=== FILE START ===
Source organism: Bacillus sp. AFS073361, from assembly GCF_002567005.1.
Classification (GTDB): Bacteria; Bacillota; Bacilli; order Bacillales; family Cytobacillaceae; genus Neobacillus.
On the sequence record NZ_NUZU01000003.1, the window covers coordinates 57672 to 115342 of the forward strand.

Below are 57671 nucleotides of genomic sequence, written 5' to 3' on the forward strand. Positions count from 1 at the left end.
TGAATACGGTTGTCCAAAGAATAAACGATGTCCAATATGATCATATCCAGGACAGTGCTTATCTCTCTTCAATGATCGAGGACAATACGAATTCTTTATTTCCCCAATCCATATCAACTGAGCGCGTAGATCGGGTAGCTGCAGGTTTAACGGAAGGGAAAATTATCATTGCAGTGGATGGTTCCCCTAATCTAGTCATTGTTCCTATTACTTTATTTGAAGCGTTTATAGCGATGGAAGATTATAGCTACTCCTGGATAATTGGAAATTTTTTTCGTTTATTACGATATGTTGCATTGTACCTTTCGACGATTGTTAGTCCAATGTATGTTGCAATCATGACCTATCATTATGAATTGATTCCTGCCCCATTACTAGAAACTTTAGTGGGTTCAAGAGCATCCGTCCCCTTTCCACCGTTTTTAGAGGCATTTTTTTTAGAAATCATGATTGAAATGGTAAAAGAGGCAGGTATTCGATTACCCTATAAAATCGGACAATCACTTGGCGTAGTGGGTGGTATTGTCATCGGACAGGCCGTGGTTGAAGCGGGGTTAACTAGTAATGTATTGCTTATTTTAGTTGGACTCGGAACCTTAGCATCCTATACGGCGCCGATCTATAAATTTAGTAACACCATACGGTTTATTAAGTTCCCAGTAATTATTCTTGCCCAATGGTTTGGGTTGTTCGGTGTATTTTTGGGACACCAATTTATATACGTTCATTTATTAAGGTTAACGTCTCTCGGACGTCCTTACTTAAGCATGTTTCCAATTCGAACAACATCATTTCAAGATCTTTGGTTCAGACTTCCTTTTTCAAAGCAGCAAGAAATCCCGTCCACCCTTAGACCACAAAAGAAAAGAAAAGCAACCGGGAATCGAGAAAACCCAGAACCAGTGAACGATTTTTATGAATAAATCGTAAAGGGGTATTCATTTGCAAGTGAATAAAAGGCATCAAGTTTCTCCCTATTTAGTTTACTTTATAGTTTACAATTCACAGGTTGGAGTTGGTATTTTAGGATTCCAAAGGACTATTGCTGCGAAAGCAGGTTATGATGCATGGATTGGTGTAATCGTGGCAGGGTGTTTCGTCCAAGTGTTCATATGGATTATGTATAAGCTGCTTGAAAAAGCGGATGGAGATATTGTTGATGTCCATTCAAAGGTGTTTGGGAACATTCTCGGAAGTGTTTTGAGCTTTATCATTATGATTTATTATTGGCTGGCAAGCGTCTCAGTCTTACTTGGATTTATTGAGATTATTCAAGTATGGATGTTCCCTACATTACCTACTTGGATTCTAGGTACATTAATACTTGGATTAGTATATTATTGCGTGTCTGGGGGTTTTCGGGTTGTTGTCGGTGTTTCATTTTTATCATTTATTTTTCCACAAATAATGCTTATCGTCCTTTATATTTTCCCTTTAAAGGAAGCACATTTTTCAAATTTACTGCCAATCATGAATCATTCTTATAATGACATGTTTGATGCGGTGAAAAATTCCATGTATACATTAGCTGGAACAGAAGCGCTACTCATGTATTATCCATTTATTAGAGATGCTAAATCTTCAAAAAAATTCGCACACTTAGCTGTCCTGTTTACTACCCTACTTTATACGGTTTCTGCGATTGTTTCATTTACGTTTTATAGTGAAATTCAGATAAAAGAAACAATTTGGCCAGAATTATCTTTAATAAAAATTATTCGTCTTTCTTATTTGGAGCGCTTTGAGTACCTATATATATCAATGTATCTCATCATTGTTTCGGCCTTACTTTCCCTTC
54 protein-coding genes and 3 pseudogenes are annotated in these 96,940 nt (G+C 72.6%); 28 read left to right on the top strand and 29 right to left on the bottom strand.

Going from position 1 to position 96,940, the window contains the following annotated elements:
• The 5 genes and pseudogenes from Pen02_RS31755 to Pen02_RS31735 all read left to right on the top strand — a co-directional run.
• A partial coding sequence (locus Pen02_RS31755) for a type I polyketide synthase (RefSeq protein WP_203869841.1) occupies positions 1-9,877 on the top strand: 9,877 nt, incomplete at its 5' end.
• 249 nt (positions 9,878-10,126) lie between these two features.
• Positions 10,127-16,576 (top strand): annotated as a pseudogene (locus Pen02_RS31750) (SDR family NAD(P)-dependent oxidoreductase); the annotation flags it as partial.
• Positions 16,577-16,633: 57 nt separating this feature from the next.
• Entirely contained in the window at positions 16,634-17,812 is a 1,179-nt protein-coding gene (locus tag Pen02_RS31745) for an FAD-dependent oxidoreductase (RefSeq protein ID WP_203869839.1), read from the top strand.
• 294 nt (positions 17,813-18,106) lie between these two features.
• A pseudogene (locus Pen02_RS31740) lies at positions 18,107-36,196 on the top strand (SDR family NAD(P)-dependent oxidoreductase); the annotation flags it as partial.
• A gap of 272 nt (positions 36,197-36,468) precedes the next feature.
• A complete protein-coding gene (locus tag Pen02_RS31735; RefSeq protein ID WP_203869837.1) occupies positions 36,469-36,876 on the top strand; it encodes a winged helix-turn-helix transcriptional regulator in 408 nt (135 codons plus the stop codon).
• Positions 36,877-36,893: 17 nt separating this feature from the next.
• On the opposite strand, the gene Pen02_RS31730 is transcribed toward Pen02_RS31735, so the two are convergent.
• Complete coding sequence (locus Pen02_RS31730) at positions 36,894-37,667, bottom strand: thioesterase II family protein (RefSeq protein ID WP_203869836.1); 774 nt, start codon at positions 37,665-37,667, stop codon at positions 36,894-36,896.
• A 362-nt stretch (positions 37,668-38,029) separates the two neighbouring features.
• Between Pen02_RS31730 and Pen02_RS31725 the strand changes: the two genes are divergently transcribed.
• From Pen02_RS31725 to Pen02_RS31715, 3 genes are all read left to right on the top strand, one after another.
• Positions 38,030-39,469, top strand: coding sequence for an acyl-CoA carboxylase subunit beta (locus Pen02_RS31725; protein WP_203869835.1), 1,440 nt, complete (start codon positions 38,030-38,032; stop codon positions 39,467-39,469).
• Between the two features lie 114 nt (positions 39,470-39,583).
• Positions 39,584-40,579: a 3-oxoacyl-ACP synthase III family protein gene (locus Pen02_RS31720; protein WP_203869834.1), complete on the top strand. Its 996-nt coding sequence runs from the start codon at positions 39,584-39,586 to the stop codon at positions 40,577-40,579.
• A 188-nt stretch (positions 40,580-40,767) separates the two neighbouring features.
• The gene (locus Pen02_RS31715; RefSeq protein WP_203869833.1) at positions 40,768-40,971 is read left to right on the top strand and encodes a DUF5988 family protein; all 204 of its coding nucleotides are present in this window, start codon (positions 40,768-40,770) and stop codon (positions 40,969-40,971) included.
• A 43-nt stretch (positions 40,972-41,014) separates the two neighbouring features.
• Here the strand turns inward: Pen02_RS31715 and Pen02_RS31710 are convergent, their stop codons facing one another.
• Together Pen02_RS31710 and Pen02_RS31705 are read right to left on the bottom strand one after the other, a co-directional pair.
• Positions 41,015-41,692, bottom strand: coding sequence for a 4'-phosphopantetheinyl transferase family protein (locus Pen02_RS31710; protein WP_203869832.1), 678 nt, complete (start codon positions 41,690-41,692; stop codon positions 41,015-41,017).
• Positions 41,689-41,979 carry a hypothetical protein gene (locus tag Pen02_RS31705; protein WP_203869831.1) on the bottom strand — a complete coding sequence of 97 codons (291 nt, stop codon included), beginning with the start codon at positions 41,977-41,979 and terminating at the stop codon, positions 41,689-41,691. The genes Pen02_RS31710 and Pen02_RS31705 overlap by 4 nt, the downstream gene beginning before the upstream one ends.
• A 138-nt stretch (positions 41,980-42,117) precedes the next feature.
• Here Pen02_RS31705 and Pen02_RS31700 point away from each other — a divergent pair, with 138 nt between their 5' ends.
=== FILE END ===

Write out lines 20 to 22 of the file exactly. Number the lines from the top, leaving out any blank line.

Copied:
• Complete coding sequence (locus Pen02_RS31730) at positions 36,894-37,667, bottom strand: thioesterase II family protein (RefSeq protein ID WP_203869836.1); 774 nt, start codon at positions 37,665-37,667, stop codon at positions 36,894-36,896.
• A 362-nt stretch (positions 37,668-38,029) separates the two neighbouring features.
• Between Pen02_RS31730 and Pen02_RS31725 the strand changes: the two genes are divergently transcribed.